MC Hammer

Let's Get It Started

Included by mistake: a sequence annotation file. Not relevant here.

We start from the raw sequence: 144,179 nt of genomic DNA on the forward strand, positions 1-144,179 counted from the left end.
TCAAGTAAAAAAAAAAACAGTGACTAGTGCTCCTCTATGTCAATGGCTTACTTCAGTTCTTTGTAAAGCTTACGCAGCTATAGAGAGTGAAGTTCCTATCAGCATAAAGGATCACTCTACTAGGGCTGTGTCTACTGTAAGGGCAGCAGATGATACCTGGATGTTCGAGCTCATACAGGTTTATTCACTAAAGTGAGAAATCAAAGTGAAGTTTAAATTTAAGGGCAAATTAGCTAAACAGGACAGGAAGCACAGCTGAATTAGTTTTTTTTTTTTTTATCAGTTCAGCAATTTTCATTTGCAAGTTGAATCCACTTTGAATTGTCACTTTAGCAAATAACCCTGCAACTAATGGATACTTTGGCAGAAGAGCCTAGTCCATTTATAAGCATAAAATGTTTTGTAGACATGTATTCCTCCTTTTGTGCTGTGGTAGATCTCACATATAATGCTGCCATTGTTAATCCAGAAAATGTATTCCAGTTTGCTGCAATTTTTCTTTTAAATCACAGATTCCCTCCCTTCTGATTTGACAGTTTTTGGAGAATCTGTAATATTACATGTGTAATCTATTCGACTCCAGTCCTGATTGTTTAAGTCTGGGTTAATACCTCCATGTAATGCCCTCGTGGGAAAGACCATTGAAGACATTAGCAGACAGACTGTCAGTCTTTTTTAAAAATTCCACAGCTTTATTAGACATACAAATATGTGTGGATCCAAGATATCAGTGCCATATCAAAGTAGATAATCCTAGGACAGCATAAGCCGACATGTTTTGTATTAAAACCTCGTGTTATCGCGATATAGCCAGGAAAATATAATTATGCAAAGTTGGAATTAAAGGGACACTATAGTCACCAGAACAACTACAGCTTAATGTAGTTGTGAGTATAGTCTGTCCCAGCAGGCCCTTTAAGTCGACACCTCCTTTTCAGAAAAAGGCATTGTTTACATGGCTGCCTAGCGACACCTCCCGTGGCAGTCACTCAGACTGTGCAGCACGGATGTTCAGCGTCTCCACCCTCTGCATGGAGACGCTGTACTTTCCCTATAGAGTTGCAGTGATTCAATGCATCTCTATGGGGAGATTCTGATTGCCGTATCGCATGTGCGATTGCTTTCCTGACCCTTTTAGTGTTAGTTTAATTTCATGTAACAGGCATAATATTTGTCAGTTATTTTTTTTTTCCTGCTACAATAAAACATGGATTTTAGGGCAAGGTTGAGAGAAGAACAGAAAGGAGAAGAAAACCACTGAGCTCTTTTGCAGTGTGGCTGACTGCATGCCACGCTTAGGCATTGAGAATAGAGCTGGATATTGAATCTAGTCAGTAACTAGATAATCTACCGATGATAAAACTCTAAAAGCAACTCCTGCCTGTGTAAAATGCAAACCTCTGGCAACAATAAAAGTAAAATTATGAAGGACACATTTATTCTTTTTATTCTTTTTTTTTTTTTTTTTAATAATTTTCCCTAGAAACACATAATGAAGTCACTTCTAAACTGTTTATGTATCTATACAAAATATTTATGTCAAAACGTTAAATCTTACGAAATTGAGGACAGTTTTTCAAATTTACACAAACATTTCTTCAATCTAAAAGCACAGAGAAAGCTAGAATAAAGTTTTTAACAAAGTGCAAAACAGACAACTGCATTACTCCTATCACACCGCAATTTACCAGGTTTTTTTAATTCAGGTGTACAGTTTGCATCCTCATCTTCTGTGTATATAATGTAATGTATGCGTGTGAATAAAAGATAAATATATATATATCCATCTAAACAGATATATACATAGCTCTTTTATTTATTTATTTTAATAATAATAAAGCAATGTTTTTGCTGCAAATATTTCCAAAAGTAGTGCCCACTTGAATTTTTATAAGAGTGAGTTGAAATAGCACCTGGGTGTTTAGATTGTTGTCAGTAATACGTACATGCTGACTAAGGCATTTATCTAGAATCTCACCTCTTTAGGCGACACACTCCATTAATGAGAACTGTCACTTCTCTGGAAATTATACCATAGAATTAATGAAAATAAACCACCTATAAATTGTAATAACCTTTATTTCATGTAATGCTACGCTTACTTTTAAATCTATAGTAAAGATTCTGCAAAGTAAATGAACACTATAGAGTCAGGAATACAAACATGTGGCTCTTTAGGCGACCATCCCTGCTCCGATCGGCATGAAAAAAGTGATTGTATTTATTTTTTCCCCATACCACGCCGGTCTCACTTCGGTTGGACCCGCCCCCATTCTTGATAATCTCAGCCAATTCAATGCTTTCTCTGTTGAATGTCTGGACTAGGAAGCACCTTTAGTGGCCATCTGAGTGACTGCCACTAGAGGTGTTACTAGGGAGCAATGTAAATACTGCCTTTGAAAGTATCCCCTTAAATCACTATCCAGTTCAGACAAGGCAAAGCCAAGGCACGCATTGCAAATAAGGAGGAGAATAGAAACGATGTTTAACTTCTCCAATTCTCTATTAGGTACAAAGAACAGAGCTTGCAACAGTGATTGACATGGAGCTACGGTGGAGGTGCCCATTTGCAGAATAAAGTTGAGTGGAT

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MC Hammer's double-platinum debut album, Let's Get It Started, made him a star in the R&B world even before he crossed over to the pop charts. It isn't as immediately hooky a record as Please Hammer Don't Hurt 'Em, in part because Hammer hasn't developed his signature sampling chutzpah. Sure, the hit single "Turn This Mutha Out" samples its title from Parliament's biggest hit, and "That's What I Said" borrows the bassline of "Freddie's Dead," but these aren't the wholesale appropriations that would take Hammer to the top. The main appeal of Let's Get It Started is simply that it's well-produced, funky, and danceable, regardless of the quality of the raps. Consider this: By 1988, advancements in lyrical technique were beginning to render even superstars Run-D.M.C. a little outmoded. Just starting out, Hammer sounds slower and less forceful than those old-school legends, and his rhymes are even more squared-off and less fluid in their relationship to the beat. Still, he hollers his simple lyrics with energy and enthusiasm throughout the album, and he does have more power in his delivery here than on Please Hammer Don't Hurt 'Em. Plus, this style wasn't totally outdated in hip-hop's mainstream quite yet. Still, it isn't what makes the best cuts work. "Turn This Mutha Out" gets by more on its distinctive keyboard riff, and tracks like "They Put Me in the Mix" and "Pump It Up (Here's the News)" are designed more for the dancefloor than the street.

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